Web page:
It is worth noting that, whilst Crenshaw’s (1989; 1993) formulation has been hugely significant for the development of intersectionality; the concept has a long history in black feminism. Late 19th Century black activists such as Sojourner  Truth, Anna Julia Cooper, Ida Well Barnett and Fannie Lou Hamer (Hill Collins, 1989: 745) have been well documented in their struggles and contestation regarding the interrelationships between racism, gender, sexuality and social class (Brah and Phoenix, 2004: 76). Further, political coalitions such as the Combahee River Collective (1977), a black lesbian feminist organisation in the US, and Organisation for Women of Asian and African Descent (OWAAD, 1978) in the UK, were instrumental in highlighting how white feminist movements were both exclusionary and inadequate in addressing the particular needs of women of colour. The Combahee River Collective (1977: online) advocated “the development of integrated analysis and practice based upon the fact that the major systems of oppressions are interlocking” whilst OWAAD (cited in Brah and Phoenix, 2004: 79) emphasized the need to “take into account our cultural differences”, calling to attention the necessity in acknowledging the heterogeneity inherent both within groups and amongst women. Nevertheless, Crenshaw’s (1989; 1993) articulation provided a much needed frame of reference that further opened up conceptual space to study the previously under-examined particularities of marginalized subjects, and the various interlocking oppressions (Hill Collins, 1989: 2000)at the point of intersection (Walby et al. 2012; Dhamoon, 2010; Sigle-Rushton et al. 2013)

Intersectionality has since been understood in a plethora of ways. Numerous terms including theory, framework, lens, perspective, heuristic device and paradigm have been used to try and categorize the concept (Hulko, 2009: 44). Meanwhile, other feminists have opted instead for terms such as “multiple jeopardy” (King, 1988) and “multiplex epistemologies” (Phoenix and Pattynama, 2006) in order to convey the necessity of treating social positons as relational. Hill Collins (1995, cited in Hulko, 2009: 47), a prominent black feminist, expanded on the term to distinguish between intersectionality and interlocking oppressions:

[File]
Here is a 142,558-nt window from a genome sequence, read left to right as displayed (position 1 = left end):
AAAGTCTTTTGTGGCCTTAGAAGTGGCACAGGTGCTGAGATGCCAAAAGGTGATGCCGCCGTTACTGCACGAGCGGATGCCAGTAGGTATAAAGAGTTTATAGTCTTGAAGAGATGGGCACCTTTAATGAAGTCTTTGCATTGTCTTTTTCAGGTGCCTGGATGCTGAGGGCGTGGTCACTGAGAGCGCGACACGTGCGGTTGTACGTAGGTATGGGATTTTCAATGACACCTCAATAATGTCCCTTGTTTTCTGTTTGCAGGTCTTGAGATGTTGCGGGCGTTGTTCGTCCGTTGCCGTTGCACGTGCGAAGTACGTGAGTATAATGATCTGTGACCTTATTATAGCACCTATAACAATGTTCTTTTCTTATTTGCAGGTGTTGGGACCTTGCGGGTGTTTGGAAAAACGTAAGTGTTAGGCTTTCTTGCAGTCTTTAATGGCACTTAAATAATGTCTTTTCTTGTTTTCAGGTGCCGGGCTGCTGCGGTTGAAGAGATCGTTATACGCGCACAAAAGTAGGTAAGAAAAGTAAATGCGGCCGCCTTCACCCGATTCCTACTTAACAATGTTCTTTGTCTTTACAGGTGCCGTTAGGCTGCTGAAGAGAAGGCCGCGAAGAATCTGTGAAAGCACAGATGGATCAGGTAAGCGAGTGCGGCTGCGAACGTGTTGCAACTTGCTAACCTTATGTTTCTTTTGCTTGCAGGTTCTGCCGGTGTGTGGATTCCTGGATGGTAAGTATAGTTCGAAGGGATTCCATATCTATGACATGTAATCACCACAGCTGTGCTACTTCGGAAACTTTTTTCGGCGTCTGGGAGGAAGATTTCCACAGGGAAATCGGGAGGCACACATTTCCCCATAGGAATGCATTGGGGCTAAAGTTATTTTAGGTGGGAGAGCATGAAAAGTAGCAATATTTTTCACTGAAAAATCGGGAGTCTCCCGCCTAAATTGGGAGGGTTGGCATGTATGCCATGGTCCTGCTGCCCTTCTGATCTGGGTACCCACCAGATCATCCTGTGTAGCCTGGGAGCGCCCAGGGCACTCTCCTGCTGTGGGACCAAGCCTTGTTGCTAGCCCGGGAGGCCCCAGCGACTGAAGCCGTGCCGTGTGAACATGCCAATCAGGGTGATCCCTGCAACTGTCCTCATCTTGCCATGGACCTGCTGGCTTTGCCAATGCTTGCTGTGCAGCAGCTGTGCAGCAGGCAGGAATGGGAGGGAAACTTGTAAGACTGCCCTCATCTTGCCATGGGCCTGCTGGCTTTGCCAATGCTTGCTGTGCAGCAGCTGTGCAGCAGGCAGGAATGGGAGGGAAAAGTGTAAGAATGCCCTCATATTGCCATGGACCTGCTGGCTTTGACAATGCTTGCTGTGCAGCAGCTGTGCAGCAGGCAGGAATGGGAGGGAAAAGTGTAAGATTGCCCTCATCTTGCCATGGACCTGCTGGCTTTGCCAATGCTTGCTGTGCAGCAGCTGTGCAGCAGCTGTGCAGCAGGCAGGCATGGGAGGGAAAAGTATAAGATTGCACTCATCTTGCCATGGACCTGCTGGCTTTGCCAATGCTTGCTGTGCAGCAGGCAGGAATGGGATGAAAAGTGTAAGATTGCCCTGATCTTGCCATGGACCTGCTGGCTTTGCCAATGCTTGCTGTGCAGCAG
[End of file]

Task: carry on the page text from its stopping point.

“First, the notion of interlocking oppressions refers to the macro level connections linking systems of oppression such as race, class, and gender. This is the model describing the social structures that create social positions. Second, the notion of intersectionality describes micro level processes—namely, how each individual and group occupies a social position with interlocking structures of oppression described by the metaphor of intersectionality. Together they shape oppression.”

In the above quote, Hill Collins identifies race, class and gender as macro-level processes constituting systems of oppression, whilst micro-level processes such as social positionality as constituting structures of oppression (Hulko, 2009). A clearer distinction is provided by Dhamoon (2010: 4-5) whose model distinguishes between identities (e.g a black trans-woman), the categories of difference (e.g race and gender), the processes of differentiation (e.g racialization, gendering and sexualization), and the systems of domination (e.g racism, colonialism, sexism, patriarchy, heterosexism) where “each emphasizes something different in our understanding of subject formation, difference and power”. Consequently, Dhamoon’s (2010) identities and categories of difference can be seen as analogous to Hill Collin’s (1995, cited in Hulko, 2009: 47) micro-level processes and therefore intersectionality, whilst the processes of differentiation and the systems of domination correlate to macro-level processes, and thus, the notion of interlocking oppressions.

This essay begins from the assumption that ‘intersectionality’ denotes an umbrella term that refers to arrange of ideas, as Brah and Phoenix (2004: 76) note, about the “complex, irreducible, varied, and variable effects which ensue when multiple axis of differentiation – economic, political, cultural, psychic, subjective and experiential – intersect in historically specific contexts”. As such I adopt Hancock’s (2007) and Hulko’s (2009) formulation of intersectionality as a paradigm, in which paradigm is taken to connote “a cohesive set of theoretical concepts, method of analysis, and belief system” (Hulko, 2009: 44). By doing so, I hope to avoid falling into the pitfall of seeking a precise definition of intersectionality and therefore obscuring the complexities inherent in examining the multiple forms of difference.